There’s only ever one place we think of when we think of the word “home.” Anybody who disagrees is confused or lying. That’s what I think, at least.
I remember a few months into my freshman year of college, my friends in my dorm would refer to the dorm as “home,” and then marvel at that fact. “It really does feel like home now!” My outward reaction to this was mostly just laughter, while my inward reaction was just: No.
No, it doesn’t feel like home. It’s a dorm.
(Sorry, at Baylor they’re called “residence halls.” Sorry. I always forget.)
But it was A DORM. College dorms are gross, they’re full of germs, they’re loud and easy to get locked out of if you forget your ID card, and if you live in a dorm that happens to be in a place like Texas it probably has a lot of bugs in it (granted, that’s pretty much every building in Texas).
It never felt like home to me. That first dorm didn’t, the second dorm my sophomore year definitely didn’t, and neither did the two apartments I lived in after that.
Home was always in Colorado.
Then this summer, after spending a year in Colorado and falling in love with it again, I moved out to California, because it seemed like a good idea. You’re supposed to want to get away from home, right? To move away and create some kind of new home for yourself, build some kind of fulfilling existence on your own. That’s just what you do. And I thought I was supposed to do that in Los Angeles.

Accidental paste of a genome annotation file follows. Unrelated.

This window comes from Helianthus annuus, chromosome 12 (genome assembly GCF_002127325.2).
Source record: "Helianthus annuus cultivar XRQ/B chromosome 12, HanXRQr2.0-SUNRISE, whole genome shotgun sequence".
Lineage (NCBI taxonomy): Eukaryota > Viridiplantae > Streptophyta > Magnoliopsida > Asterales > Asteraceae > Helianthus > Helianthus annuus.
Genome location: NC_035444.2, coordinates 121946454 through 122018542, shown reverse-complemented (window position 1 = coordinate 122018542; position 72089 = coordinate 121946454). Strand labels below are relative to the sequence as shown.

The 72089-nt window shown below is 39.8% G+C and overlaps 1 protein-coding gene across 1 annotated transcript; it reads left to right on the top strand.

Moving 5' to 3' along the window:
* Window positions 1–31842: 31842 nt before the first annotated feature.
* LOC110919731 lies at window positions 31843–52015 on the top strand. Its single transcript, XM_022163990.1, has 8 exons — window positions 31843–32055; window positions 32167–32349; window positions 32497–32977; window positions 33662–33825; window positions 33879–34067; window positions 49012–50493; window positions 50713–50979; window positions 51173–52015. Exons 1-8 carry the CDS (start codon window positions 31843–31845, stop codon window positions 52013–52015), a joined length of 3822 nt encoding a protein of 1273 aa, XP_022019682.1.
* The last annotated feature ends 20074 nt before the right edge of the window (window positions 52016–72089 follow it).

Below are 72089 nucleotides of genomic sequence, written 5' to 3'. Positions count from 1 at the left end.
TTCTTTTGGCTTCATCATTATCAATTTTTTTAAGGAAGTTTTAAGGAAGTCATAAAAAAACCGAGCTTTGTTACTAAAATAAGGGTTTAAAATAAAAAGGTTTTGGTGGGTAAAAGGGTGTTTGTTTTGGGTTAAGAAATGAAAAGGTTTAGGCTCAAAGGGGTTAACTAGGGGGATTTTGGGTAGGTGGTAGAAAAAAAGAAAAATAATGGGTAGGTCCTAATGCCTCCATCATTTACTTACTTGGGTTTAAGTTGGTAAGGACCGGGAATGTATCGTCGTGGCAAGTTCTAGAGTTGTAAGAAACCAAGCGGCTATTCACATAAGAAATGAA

Well, in a perfect world I would have more time to do this out here, but this isn’t a perfect world, and I can’t find a job and I’m running out of money. And also, I just straight up kind of hate it here.
There, I said it.
I don’t like it here.
It took me a while but I finally came to the realization that when people would ask, “so how much are you LOVING living in LA?” the answer I always gave them was a lie. I don’t love it, at all, but I would tell them I did, because that’s the right answer.
It isn’t because California isn’t what I expected. It’s exactly what I expected. Trafficky, sunny and hot, lots of stuff to do, lots of stuff to look at, tons of rich people, tons of poor people, just tons of people in general, pretty dirty, there are beaches, there’s lots of good food.
All of that would be great if I still wanted to be here, if I was enjoying the pursuit of this TV writing dream I’ve held onto for so long. But this is the real reason I’m leaving: I let go of this dream a while ago. I just didn’t realize it. Now I’m here and I’m empty handed.
So I’m leaving. Because my dream is different now. And this dream is better, not just because it’s something I’m much more interested in, but it’s one that I can pursue in Colorado. And not only is Colorado just all around a better state to live in (all right, so I’m biased), my family is there. They anchor me, in more ways than one, and I can’t handle being away from them anymore.
Lots of people will probably read this and think I’m “giving up.” To you, I could say a lot of things. The PG, family-friendly version is: I don’t care what you think. My decisions are my own, and while this might look like I’m “running away” from something that was “too hard,” it doesn’t feel like that to me. I’m running towards something, something that’s finally going to make me happy, something I can do in the only home I’ve ever loved.
So that’s my big announcement. I’m going home. By January (possibly even sooner), I’ll be back in the one place I feel like I belong.
Picture courtesy of AEJMC on Flickr.